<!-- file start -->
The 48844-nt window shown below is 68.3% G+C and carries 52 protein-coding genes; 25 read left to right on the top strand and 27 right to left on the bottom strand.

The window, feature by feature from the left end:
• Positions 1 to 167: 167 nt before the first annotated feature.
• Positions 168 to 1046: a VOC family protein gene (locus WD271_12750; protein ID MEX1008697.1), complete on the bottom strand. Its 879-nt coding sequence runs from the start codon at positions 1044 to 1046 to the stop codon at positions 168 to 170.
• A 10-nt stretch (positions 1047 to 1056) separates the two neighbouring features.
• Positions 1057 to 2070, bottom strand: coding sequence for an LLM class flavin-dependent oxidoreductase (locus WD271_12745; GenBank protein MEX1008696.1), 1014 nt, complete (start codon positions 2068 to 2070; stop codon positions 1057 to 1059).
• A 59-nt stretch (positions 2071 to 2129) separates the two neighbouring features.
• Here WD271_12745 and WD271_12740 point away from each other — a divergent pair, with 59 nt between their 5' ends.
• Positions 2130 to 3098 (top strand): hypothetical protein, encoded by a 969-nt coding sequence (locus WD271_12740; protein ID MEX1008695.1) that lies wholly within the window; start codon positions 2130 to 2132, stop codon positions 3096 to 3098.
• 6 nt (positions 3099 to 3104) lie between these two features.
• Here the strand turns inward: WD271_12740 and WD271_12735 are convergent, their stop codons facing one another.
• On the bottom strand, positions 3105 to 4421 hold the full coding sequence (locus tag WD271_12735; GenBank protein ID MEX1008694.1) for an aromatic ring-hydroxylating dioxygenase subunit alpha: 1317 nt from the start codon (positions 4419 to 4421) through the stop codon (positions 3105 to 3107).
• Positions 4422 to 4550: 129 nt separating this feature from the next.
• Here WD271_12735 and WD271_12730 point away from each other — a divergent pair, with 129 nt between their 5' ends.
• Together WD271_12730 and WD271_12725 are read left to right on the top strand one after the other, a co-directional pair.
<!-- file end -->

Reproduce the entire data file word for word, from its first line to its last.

The 48844-nt window shown below is 68.3% G+C and carries 52 protein-coding genes; 25 read left to right on the top strand and 27 right to left on the bottom strand.

The window, feature by feature from the left end:
• Positions 1 to 167: 167 nt before the first annotated feature.
• Positions 168 to 1046: a VOC family protein gene (locus WD271_12750; protein ID MEX1008697.1), complete on the bottom strand. Its 879-nt coding sequence runs from the start codon at positions 1044 to 1046 to the stop codon at positions 168 to 170.
• A 10-nt stretch (positions 1047 to 1056) separates the two neighbouring features.
• Positions 1057 to 2070, bottom strand: coding sequence for an LLM class flavin-dependent oxidoreductase (locus WD271_12745; GenBank protein MEX1008696.1), 1014 nt, complete (start codon positions 2068 to 2070; stop codon positions 1057 to 1059).
• A 59-nt stretch (positions 2071 to 2129) separates the two neighbouring features.
• Here WD271_12745 and WD271_12740 point away from each other — a divergent pair, with 59 nt between their 5' ends.
• Positions 2130 to 3098 (top strand): hypothetical protein, encoded by a 969-nt coding sequence (locus WD271_12740; protein ID MEX1008695.1) that lies wholly within the window; start codon positions 2130 to 2132, stop codon positions 3096 to 3098.
• 6 nt (positions 3099 to 3104) lie between these two features.
• Here the strand turns inward: WD271_12740 and WD271_12735 are convergent, their stop codons facing one another.
• On the bottom strand, positions 3105 to 4421 hold the full coding sequence (locus tag WD271_12735; GenBank protein ID MEX1008694.1) for an aromatic ring-hydroxylating dioxygenase subunit alpha: 1317 nt from the start codon (positions 4419 to 4421) through the stop codon (positions 3105 to 3107).
• Positions 4422 to 4550: 129 nt separating this feature from the next.
• Here WD271_12735 and WD271_12730 point away from each other — a divergent pair, with 129 nt between their 5' ends.
• Together WD271_12730 and WD271_12725 are read left to right on the top strand one after the other, a co-directional pair.